New treatment does wonders for local man


Jim Brusso’s wife Anita, and the rest of his friends and family, call him Superman for the way he has fought against melanoma since it first reared its ugly head in 2008 and came on strong in multiple places throughout his body in October 2013.

But even Superman needs a little help sometimes — and Brusso got that from Dr. Ed McClay, an oncologist who has studied melanoma since 1984 and works several times a week at an office in Encinitas.

This past April, just days before Brusso was set to have major brain surgery — the plan was to take what they could from a tumor on his pituitary gland that was causing him to lose his eyesight because of its proximity to his optic nerves — a visit to Dr. McClay had miraculous results.

“He said he had this new stuff back in the closet, and they’ve had real good results with this … and I’d like to try it,” Brusso remembers. “I said ‘Get it out!’ ”

That new stuff was a combination of two medications, Zelboraf and Cotellic. Brusso took a half dose of the sample, in the parking lot of the doctor’s office in Escondido, started a full dose the next day, and just about a week later, his vision was totally back.

Even more good news came at his last brain MRI, when Brusso learned that the pituitary gland tumor — one of a couple Brusso has but the one that has given him by far the most trouble — has reduced in size by more than 50 percent.

For the past month or so, Jim has seen a great improvement in his quality of life, feeling well enough to spend more time with the large group of friends and family that visit the Brussos at their Oceanside home on a regular basis. It’s the best present Anita and Jim could ask for as they recently celebrated their 44th wedding anniversary.

“It was a miracle,” Anita Brusso says.

And a great bit of timing. According to Dr. McClay — who after 26 years working in universities, including two stints at UC San Diego, where he started the melanoma research program, now heads the melanoma program at cCARE, a private practice oncology group — treatment for melanoma has improved greatly in just the past few years.

“Since the 1970s and 1980s through 2011, there have only been two medicines for treating melanoma patients. Since 2011, we have had eight medicines approved,” McClay explained.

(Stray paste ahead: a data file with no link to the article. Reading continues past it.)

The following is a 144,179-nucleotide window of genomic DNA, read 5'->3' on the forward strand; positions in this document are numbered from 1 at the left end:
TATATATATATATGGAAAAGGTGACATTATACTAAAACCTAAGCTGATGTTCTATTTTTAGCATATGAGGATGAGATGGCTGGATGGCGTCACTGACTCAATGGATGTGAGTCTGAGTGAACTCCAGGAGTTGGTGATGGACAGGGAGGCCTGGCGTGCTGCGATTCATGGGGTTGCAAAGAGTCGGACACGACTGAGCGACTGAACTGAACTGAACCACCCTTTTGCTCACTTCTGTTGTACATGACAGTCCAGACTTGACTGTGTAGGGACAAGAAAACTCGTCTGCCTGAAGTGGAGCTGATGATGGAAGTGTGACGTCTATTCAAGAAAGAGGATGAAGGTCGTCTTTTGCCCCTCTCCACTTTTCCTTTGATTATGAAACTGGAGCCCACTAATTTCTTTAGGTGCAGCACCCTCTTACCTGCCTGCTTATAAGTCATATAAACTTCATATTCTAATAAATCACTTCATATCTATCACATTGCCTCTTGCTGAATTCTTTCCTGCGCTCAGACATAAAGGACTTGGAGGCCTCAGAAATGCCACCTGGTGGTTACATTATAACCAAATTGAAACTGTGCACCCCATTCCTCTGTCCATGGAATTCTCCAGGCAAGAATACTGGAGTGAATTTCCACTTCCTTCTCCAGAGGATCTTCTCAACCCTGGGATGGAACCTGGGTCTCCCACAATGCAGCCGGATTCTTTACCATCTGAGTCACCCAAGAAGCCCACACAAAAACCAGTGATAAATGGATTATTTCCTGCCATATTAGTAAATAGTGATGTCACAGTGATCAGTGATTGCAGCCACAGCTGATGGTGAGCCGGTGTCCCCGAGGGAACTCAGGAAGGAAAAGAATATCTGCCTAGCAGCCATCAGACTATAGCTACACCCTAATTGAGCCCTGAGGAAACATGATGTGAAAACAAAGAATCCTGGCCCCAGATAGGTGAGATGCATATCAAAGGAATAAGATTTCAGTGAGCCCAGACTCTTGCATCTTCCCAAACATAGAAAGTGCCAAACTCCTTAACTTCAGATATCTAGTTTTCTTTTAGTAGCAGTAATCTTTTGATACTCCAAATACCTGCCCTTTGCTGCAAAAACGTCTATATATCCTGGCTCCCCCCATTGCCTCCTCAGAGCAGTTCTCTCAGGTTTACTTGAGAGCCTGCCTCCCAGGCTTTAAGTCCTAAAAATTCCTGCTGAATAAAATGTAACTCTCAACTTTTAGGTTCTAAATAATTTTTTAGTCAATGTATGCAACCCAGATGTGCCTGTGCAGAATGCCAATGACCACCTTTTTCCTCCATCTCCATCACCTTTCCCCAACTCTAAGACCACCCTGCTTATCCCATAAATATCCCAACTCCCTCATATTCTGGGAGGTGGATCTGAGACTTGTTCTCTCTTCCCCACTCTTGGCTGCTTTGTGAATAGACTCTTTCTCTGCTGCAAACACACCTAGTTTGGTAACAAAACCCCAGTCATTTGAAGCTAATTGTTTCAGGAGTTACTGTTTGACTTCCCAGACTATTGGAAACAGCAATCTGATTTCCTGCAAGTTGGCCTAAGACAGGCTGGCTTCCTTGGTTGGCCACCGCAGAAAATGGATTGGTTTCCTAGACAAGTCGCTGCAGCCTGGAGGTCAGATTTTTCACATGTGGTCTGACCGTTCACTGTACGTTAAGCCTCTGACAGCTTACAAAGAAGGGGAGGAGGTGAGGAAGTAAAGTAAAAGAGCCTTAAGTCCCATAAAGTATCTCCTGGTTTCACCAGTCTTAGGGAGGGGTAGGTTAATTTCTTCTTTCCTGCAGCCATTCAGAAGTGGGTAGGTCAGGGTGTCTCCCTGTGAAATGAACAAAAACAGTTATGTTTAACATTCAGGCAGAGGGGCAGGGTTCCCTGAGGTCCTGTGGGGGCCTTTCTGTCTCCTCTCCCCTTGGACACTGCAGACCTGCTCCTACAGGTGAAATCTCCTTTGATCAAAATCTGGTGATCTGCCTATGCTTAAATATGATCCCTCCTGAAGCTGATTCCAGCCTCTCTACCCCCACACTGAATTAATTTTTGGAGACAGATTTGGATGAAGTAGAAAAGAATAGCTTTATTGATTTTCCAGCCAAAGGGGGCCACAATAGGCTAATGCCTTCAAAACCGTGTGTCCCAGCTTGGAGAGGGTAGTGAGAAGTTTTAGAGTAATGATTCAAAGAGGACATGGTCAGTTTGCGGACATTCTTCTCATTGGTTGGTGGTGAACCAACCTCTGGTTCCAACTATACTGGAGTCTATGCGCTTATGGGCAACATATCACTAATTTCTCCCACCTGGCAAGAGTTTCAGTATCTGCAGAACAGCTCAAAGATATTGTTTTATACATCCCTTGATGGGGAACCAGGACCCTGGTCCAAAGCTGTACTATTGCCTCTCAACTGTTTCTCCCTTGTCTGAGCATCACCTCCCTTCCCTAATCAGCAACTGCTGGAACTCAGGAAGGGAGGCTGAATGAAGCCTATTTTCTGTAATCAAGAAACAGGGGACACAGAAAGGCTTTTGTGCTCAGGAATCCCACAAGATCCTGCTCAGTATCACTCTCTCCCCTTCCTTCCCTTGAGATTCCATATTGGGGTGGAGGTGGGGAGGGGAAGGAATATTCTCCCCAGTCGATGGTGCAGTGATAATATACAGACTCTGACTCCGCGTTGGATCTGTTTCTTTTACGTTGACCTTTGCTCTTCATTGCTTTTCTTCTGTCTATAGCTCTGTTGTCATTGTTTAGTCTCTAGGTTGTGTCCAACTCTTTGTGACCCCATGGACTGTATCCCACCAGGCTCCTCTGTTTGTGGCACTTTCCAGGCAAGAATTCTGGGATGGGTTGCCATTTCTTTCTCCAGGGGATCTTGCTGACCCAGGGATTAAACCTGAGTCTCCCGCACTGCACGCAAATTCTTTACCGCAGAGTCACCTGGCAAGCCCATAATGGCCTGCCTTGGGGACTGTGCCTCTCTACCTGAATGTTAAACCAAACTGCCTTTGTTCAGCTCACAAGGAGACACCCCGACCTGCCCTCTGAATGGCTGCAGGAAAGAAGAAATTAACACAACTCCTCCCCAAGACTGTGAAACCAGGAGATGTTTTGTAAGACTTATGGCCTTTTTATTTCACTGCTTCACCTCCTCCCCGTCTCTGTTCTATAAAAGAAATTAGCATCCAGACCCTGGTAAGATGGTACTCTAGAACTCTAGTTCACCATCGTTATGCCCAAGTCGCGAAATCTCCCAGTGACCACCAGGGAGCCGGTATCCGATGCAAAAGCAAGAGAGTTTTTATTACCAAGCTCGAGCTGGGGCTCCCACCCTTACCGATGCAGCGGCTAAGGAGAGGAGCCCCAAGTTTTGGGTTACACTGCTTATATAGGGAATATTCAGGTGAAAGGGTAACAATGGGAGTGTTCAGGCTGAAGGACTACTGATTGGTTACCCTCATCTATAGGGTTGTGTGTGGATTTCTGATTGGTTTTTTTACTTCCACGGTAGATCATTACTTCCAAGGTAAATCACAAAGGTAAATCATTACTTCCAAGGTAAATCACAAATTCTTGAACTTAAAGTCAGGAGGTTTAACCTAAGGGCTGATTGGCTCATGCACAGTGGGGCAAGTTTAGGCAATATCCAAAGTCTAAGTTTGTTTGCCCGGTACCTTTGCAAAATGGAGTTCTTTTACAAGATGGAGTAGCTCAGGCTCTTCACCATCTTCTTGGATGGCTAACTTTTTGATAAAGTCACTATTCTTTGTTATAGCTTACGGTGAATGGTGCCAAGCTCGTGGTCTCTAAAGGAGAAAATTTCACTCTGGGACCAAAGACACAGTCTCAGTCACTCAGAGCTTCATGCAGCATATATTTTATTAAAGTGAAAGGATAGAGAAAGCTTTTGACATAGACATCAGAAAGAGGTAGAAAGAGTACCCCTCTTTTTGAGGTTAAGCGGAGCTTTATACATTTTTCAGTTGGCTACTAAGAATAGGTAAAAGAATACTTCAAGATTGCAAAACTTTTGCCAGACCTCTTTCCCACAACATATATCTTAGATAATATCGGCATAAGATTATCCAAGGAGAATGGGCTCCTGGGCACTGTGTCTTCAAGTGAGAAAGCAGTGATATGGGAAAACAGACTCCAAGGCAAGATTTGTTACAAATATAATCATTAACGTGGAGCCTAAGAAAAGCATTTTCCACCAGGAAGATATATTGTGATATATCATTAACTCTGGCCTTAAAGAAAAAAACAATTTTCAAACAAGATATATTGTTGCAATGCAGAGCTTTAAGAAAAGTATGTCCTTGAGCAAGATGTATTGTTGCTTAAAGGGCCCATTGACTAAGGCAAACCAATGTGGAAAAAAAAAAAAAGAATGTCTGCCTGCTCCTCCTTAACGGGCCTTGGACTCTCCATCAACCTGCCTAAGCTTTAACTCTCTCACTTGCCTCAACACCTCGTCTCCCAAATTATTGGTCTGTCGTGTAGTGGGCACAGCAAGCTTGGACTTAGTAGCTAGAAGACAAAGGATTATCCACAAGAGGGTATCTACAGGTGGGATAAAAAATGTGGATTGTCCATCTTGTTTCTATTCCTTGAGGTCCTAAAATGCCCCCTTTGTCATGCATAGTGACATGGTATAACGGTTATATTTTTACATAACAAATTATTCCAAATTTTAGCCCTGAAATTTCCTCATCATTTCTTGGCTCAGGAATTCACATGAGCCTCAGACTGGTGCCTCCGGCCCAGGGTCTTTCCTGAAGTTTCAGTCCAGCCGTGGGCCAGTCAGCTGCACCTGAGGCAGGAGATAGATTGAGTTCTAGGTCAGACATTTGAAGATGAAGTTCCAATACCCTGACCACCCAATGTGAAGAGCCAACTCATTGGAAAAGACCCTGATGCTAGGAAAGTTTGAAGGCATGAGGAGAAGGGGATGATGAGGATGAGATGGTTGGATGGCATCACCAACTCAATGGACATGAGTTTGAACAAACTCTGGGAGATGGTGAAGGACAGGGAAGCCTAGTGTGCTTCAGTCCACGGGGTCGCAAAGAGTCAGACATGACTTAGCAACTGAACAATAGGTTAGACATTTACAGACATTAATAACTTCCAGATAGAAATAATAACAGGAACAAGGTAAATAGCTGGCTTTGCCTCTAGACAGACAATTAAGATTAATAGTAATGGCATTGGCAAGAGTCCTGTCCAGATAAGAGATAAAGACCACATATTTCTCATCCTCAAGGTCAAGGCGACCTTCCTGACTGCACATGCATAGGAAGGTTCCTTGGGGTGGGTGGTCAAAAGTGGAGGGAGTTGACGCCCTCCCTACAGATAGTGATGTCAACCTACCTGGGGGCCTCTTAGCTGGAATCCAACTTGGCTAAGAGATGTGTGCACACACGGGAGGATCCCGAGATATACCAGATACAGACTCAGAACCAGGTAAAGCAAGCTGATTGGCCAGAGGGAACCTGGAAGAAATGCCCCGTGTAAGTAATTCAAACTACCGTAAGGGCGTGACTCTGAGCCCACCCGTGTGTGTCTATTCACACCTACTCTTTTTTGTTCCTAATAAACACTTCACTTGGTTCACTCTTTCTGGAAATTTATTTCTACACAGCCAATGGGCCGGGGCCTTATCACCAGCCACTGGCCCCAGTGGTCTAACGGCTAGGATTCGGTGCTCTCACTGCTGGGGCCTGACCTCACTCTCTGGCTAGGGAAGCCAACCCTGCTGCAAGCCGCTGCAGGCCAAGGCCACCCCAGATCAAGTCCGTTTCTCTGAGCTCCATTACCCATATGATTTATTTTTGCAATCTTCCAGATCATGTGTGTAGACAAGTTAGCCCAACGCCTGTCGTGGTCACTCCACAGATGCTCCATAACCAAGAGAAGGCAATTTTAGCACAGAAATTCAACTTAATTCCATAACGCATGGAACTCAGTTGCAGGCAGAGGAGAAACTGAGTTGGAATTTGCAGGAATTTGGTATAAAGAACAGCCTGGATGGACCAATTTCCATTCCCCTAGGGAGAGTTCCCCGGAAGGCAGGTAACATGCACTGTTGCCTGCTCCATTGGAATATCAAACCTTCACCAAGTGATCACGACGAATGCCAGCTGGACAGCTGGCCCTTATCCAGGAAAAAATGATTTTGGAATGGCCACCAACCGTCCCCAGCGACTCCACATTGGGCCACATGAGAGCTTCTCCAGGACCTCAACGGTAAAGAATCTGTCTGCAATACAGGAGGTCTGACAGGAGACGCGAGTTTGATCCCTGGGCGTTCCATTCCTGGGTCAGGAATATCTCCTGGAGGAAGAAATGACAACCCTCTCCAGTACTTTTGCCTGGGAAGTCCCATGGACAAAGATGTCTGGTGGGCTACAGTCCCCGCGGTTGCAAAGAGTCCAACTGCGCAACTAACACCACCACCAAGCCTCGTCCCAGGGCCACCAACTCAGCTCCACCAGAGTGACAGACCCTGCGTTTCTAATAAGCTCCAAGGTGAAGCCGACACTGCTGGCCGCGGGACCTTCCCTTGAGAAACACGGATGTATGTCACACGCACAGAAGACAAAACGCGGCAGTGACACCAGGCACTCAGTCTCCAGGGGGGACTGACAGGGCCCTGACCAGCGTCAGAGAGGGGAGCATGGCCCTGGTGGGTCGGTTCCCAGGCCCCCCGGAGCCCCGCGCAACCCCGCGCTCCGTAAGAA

There is an example unfortunately close to the Brussos, as Jim’s brother had a similar diagnosis a few years earlier, though it wasn’t caught until much further along, and the treatment available at the time was unable to prevent his death.

What researchers have learned now is that about 50 percent of melanoma patients have a mutation in a gene called B-RAF. This allowed them to develop drugs like Zelboraf and Cotellic, which work together to target that specific problem. Not only do those drugs target melanoma in patients with the gene mutation, but they have been successful in breaking the blood-brain barrier, a safety filtering mechanism of the body that has historically hindered the ability of some medicine to be effective in the brain.

And talk about good timing? When Brusso went to see McClay just before his surgery, Cotellic had only been approved for two months.

“It’s one thing to see a response, and another thing to have a guy that’s ready to have a tumor taken out of his brain and to see that kind of response to some pills that he’s taking, it’s remarkable,” McClay said. “I’ve been doing melanoma research for many, many years, and it’s just amazing to see this kind of stuff happen for people now.”

Brusso and his wife both come from the Riverside/San Bernardino area, with Jim working on a ranch growing up. Jim went into the Air Force reserves in 1971, then came to San Diego to attend United States International University, which at that time had its campus where Point Loma Nazarene is now.

The Brussos got married in 1972 and moved back up to Riverside where Jim became a teacher. With their two sons — Jared, now 35, and Jordan, 30 — the Brussos moved back to the San Diego area in the early 1980s, living in North County. Both retired now, Jim Brusso worked at Valley Middle School in Carlsbad for 21 years, while Anita was a successful sales rep for a title company.

Those lives well-lived have created the Brussos’ large support system that they both say has been vital to Jim’s battle with the disease. Anita says it’s the little things, a text saying “Love you” or “I’m thinking of you” that make the biggest difference.

As has the help of Jim’s team of doctors, including McClay, who has been back in San Diego since 1999 and now lives in Bonsall with his wife of over 30 years, Mary-Eileen. They have two children.

McClay works with patients at cCARE’s offices in Escondido, Vista and Encinitas. The Encinitas office is at 477 N. El Camino Real.